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Editorial: Trial of the century

Last updated 05:00 22/02/2013

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OPINION: It's almost certainly the most followed bail hearing in history.

Not that there's live television coverage of the court proceedings as the athlete known as ‘Blade Runner', Oscar Pistorius, seeks bail on a charge of murdering his girlfriend, 29-year-old model Reeva Steenkamp, in his plush house in a gated community in Pretoria.

But take a look at the television coverage, or follow the Twitter feeds of any number of news organisations and you'll be amazed at the detail that's out there. Virtually every point made in a hearing that was due to go into its third day overnight is being condensed into a tweet of 140 characters or less and disseminated far and wide.

Add to that broadcast news networks squeezing every breathless detail of the case on to the airwaves, websites updating regularly and newspapers everywhere carrying daily reports and it's hard to imagine any previous such hearing having reached as far and wide as this one.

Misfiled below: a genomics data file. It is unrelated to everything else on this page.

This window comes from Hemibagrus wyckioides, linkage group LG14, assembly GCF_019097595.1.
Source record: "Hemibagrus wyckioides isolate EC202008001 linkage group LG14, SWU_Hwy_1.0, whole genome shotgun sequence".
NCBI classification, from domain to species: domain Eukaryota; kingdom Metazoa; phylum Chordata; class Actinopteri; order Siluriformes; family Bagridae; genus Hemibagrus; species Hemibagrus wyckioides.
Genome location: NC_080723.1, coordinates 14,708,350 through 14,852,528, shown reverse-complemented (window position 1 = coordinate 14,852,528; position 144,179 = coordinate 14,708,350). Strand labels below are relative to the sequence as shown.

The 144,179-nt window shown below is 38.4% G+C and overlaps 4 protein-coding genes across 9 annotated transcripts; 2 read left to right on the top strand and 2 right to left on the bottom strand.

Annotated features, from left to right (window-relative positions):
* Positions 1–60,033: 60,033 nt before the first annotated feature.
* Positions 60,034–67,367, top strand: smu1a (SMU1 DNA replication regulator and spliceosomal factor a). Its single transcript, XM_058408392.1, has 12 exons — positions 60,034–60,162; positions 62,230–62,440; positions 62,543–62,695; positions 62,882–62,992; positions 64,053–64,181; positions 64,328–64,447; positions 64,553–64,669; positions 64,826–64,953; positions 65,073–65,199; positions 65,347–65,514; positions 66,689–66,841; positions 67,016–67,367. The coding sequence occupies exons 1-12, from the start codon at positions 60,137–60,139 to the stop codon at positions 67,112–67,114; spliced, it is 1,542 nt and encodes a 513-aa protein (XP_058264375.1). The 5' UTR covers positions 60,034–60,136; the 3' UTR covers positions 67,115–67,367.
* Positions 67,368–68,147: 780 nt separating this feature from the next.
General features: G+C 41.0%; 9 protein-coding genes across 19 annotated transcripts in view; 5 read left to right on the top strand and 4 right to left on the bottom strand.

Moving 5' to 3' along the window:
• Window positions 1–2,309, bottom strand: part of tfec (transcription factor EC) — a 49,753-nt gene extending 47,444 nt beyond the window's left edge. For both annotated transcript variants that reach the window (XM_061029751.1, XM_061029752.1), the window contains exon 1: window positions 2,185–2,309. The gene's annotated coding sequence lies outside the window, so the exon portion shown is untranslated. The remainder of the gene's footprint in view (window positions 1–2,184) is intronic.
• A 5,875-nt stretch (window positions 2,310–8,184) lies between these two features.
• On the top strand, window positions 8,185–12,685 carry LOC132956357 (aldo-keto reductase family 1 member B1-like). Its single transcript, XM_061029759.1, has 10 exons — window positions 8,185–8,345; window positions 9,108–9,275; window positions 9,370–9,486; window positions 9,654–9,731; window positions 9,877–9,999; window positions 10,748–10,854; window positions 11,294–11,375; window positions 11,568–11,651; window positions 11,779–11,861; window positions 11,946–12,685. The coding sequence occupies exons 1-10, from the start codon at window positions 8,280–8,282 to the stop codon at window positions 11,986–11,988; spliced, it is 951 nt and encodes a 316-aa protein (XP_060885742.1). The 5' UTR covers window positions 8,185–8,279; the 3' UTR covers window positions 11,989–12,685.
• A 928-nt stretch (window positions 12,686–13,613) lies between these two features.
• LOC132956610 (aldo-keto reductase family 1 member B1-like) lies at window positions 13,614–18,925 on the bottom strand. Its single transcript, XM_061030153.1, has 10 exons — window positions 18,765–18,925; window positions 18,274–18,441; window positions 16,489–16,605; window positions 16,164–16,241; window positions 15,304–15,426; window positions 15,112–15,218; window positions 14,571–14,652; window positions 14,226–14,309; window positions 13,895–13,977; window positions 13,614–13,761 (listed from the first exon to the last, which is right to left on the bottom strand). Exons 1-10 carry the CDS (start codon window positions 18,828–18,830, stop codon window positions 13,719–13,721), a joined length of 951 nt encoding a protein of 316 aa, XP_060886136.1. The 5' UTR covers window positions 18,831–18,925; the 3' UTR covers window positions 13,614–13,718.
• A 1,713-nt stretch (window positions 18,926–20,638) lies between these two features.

One can only imagine what will happen when Pistorius - arguably the most famous Paralympic athlete in history, because he overcame the odds to run against able-bodied athletes at the Olympics - actually faces trial.

Given the preamble we're seeing unfold this week, it seems certain to be bigger than the Michael Jackson and OJ Simpson trials, with an inevitable clamour from global news organisations for live television coverage.

What's really striking, though, from a New Zealand point of view, is just how much detail is already out there. If a prominent New Zealander - do we actually have an Oscar Pistorius equivalent? - was to be charged with murder, there's simply no way, even assuming we knew his/her name, that we would be reporting the kind of detail that has come out about the Pistorius saga.

The phrase "trial by media" has popped up regularly in recent days and certainly, the mainstream South African media have been able to canvass significant details material to the case that would be strictly off limits here in New Zealand.

There's the small matter of an accused having the right to a fair trial, which can easily be compromised by details being published that could influence the thinking of potential jurors.

But there's also been a trial by social media, with speculation rife about the relevant details. I saw one radio announcer pronounce Pistorius guilty multiple times via Twitter on Wednesday night. Undoubtedly he voiced the same sentiments on his show.

And then there's the level of detail revealed in the bail hearing. Days after his arrest, virtually the entire case for and against Pistorius seems to be in the public arena.

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So will he get a fair trial? That's debatable. But a made-for-TV trial? You can bet your boots.

- The Timaru Herald

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